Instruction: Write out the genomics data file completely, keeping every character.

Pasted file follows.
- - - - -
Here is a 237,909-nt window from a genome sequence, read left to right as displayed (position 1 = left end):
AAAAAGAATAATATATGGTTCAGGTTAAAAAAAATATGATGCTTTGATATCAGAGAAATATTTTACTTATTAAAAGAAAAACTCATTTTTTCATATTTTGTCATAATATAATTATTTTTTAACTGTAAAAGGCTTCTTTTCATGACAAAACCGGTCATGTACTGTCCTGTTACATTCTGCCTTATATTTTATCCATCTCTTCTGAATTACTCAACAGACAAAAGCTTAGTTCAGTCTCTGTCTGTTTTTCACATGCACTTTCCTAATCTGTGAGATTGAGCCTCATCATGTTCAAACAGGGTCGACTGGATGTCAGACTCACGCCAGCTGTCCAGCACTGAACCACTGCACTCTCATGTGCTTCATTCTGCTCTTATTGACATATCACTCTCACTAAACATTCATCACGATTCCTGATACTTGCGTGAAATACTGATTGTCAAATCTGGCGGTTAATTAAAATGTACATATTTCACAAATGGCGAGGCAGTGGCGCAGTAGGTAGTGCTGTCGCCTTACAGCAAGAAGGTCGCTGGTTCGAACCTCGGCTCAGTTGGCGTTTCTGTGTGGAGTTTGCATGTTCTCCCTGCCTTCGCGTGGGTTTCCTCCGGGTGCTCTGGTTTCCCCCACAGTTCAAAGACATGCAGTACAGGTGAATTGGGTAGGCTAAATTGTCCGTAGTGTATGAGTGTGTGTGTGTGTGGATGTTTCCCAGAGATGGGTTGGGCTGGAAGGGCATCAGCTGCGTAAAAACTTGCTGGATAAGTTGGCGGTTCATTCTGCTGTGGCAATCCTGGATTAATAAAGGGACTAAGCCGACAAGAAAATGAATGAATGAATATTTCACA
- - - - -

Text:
Here is a 237,909-nt window from a genome sequence, read left to right as displayed (position 1 = left end):
AAAAAGAATAATATATGGTTCAGGTTAAAAAAAATATGATGCTTTGATATCAGAGAAATATTTTACTTATTAAAAGAAAAACTCATTTTTTCATATTTTGTCATAATATAATTATTTTTTAACTGTAAAAGGCTTCTTTTCATGACAAAACCGGTCATGTACTGTCCTGTTACATTCTGCCTTATATTTTATCCATCTCTTCTGAATTACTCAACAGACAAAAGCTTAGTTCAGTCTCTGTCTGTTTTTCACATGCACTTTCCTAATCTGTGAGATTGAGCCTCATCATGTTCAAACAGGGTCGACTGGATGTCAGACTCACGCCAGCTGTCCAGCACTGAACCACTGCACTCTCATGTGCTTCATTCTGCTCTTATTGACATATCACTCTCACTAAACATTCATCACGATTCCTGATACTTGCGTGAAATACTGATTGTCAAATCTGGCGGTTAATTAAAATGTACATATTTCACAAATGGCGAGGCAGTGGCGCAGTAGGTAGTGCTGTCGCCTTACAGCAAGAAGGTCGCTGGTTCGAACCTCGGCTCAGTTGGCGTTTCTGTGTGGAGTTTGCATGTTCTCCCTGCCTTCGCGTGGGTTTCCTCCGGGTGCTCTGGTTTCCCCCACAGTTCAAAGACATGCAGTACAGGTGAATTGGGTAGGCTAAATTGTCCGTAGTGTATGAGTGTGTGTGTGTGTGGATGTTTCCCAGAGATGGGTTGGGCTGGAAGGGCATCAGCTGCGTAAAAACTTGCTGGATAAGTTGGCGGTTCATTCTGCTGTGGCAATCCTGGATTAATAAAGGGACTAAGCCGACAAGAAAATGAATGAATGAATATTTCACA